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Jacobus and Rudolf
> [stolfi:] Note that in Baresch's letter to Kircher there is no
> mention of Bacon or Rudolf. In fact, Baresch offered a very
> different theory about the book's origins, and he seemed to
> think of it as a mere curiosity that was "taking up space
> uselessly in his bookshelf". That's is a strange way to describe
> a book that an Emperor once paid 600 ducats for.
> [Gabriel:] The interesting thing is that it seems that B did not
> want to send it to K, so perhaps it was important to him and
> knew about its value.
That's a good point. Indeed, it seems that Baresh wasn't being wholly
sincere here: according to Marci, he was at least as obsessed with
deciphering the VMS as we are. Would that explain his reluctance to
part with the book? (After all, Kircher didn't spend much time
on the VMS, which he soon filed and forgot --- as Baresh must have
feared he would.)
Also, in his letter Baresh assigns great value to medicine, and
speculates that the VMS might contain medical knowledge from some
faraway land, possibly more advanced than Europe etc.. Thus he did
consider the VMS to be a valuable book --- IF it could be deciphered.
> Also let's suppose that he was aware of the possible fact that
> JdeT "borrowed" the book and never returned it. How B would
> explain that it was in his hands? Maybe he did not want to
> explain anything and kept it quiet.
Indeed, and worse: the Clementinum Jesuits were supposed to have
inherited most of Jacobus's estate!
But this argument can be turned around: if Baresh knew that the book
had belonged to Jacobus, and hence could be a valuable piece of lost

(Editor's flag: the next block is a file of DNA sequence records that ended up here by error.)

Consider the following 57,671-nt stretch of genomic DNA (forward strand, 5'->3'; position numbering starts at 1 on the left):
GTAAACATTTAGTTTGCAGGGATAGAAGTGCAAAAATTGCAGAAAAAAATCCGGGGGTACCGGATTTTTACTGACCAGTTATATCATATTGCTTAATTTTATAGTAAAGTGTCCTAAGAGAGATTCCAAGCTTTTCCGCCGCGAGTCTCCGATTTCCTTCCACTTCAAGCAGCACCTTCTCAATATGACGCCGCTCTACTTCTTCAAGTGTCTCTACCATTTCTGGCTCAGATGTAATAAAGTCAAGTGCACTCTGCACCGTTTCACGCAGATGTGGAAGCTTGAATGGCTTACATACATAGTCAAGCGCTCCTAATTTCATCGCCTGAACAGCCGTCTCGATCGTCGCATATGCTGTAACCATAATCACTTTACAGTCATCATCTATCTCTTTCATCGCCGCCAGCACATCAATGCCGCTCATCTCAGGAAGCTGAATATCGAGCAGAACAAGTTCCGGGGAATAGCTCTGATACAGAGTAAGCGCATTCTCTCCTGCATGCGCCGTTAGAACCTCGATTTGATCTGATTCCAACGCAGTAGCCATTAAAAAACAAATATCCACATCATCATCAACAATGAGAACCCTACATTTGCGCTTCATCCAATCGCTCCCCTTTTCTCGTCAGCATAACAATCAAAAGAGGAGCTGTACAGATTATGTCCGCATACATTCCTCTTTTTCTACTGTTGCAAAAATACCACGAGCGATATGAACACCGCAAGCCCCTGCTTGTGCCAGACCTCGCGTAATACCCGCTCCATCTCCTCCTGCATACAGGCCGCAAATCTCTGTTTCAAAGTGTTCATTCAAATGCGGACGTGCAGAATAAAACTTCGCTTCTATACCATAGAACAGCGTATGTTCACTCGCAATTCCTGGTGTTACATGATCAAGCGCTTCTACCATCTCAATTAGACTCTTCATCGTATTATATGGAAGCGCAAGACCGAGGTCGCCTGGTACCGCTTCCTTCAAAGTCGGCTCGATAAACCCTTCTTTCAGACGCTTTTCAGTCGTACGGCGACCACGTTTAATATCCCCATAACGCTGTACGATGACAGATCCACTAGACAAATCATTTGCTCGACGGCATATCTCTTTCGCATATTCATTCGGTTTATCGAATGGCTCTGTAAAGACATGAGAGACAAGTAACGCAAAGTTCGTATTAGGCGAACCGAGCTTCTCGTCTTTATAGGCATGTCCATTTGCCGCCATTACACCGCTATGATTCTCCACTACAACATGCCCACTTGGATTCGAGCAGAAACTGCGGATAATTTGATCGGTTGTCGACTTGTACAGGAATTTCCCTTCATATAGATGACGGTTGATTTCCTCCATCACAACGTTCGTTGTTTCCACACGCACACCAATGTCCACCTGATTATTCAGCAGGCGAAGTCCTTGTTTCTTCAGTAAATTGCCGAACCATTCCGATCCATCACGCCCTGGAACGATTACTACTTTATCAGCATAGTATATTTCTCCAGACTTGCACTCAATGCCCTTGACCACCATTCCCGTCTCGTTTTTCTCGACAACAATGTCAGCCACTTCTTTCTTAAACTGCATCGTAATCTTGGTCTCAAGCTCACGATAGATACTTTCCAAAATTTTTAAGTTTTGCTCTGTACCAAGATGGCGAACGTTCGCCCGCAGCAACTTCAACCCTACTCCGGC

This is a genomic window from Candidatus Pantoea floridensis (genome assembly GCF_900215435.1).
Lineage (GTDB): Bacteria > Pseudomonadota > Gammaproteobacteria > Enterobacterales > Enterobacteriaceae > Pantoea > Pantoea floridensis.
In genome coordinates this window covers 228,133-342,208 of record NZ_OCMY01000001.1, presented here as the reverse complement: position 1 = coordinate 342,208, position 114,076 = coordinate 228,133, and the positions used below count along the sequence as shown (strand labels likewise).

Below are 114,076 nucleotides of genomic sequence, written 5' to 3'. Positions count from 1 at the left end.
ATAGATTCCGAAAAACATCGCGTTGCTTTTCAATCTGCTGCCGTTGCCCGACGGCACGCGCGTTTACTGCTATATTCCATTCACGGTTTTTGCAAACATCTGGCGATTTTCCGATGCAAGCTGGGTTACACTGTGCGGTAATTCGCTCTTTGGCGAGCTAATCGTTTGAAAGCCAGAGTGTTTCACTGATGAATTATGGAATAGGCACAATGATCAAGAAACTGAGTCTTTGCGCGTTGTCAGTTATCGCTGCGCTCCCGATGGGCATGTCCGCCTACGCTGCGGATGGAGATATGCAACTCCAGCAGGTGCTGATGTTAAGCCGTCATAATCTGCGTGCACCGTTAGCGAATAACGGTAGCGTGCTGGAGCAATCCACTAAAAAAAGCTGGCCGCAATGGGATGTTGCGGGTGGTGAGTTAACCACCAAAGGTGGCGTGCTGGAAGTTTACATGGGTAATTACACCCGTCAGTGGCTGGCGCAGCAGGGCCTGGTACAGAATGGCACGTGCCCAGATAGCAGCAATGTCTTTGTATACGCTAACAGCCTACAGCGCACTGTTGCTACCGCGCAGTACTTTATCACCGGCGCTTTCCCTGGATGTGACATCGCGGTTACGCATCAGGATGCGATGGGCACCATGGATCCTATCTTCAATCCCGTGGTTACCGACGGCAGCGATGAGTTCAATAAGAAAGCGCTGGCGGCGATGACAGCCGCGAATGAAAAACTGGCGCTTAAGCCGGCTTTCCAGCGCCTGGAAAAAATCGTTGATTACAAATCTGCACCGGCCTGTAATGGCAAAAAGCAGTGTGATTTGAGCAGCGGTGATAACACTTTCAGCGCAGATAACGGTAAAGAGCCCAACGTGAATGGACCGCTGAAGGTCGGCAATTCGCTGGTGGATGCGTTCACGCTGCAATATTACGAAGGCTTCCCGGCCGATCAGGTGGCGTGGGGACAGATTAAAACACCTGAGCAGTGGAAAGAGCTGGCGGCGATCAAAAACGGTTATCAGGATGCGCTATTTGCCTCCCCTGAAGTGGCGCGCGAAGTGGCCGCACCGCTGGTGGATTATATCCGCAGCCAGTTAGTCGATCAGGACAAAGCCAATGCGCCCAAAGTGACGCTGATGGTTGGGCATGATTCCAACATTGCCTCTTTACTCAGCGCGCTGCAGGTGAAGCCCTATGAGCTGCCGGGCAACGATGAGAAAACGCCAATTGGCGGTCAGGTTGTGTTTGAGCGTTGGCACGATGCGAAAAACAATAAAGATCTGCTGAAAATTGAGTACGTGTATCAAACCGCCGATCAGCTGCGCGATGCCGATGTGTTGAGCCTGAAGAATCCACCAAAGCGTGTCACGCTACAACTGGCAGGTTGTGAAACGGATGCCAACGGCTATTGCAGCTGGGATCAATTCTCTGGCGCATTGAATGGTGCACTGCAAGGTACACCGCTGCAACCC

Jesuit property, why would he write to Kircher --- a Jesuit --- about
(BTW, I seem to remember reading in Schmidl that the Clementinum was
sacked during the war, shortly after Jacobus's death; but then the
tide turned and the Emperor ordered all their stolen property to be
> Whether JdeT had it (and stamped his signature) has no
> consequence. He obviously could not read it either, but it
> creates a possible route from Rudolf to B if we are to believe
> Raphael. The alleged signature is the only link. Without
> signature we would have no idea how it appeared in B's hands.
Actually, without the alleged signature there would be nothing to
explain: we would have assumed that Raphael was wrong, that the book
had never been Rudolf's, and that B just got it through ordinary means:
a bookshop, flea market, or estate auction; in Rome, in Prague, or
Or perhaps the signature is indeed Jacobus's, but the book was from
his own personal library, and never belonged to Rudolph.
It could in fact have been created by Jacobus himself, just for the
fun of it, while he was still a teenage student and "lab assistant" at
the Jesuit college in Cesky Krumlov. Now we only need to find out where
his pharmacy teacher Martin Schaffner did his missionary work, in Tibet or in
All the best,